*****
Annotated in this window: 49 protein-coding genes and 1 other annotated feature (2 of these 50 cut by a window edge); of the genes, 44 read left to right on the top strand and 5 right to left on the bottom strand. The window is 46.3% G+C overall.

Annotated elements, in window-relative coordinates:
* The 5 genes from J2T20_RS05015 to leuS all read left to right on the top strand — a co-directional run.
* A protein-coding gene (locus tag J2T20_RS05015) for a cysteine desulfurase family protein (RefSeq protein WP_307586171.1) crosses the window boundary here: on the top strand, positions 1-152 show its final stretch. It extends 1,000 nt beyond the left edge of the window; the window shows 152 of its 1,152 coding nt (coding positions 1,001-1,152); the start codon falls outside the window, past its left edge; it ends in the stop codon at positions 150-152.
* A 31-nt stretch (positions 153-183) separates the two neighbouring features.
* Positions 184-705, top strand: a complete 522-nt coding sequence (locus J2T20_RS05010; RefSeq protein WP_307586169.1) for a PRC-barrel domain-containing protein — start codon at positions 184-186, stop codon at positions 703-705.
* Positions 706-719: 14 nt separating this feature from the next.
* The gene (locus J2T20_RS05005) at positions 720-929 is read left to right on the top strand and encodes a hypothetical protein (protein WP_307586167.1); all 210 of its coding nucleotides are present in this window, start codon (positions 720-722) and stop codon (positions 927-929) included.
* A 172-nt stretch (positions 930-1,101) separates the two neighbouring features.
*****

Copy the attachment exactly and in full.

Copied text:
Annotated in this window: 49 protein-coding genes and 1 other annotated feature (2 of these 50 cut by a window edge); of the genes, 44 read left to right on the top strand and 5 right to left on the bottom strand. The window is 46.3% G+C overall.

Annotated elements, in window-relative coordinates:
* The 5 genes from J2T20_RS05015 to leuS all read left to right on the top strand — a co-directional run.
* A protein-coding gene (locus tag J2T20_RS05015) for a cysteine desulfurase family protein (RefSeq protein WP_307586171.1) crosses the window boundary here: on the top strand, positions 1-152 show its final stretch. It extends 1,000 nt beyond the left edge of the window; the window shows 152 of its 1,152 coding nt (coding positions 1,001-1,152); the start codon falls outside the window, past its left edge; it ends in the stop codon at positions 150-152.
* A 31-nt stretch (positions 153-183) separates the two neighbouring features.
* Positions 184-705, top strand: a complete 522-nt coding sequence (locus J2T20_RS05010; RefSeq protein WP_307586169.1) for a PRC-barrel domain-containing protein — start codon at positions 184-186, stop codon at positions 703-705.
* Positions 706-719: 14 nt separating this feature from the next.
* The gene (locus J2T20_RS05005) at positions 720-929 is read left to right on the top strand and encodes a hypothetical protein (protein WP_307586167.1); all 210 of its coding nucleotides are present in this window, start codon (positions 720-722) and stop codon (positions 927-929) included.
* A 172-nt stretch (positions 930-1,101) separates the two neighbouring features.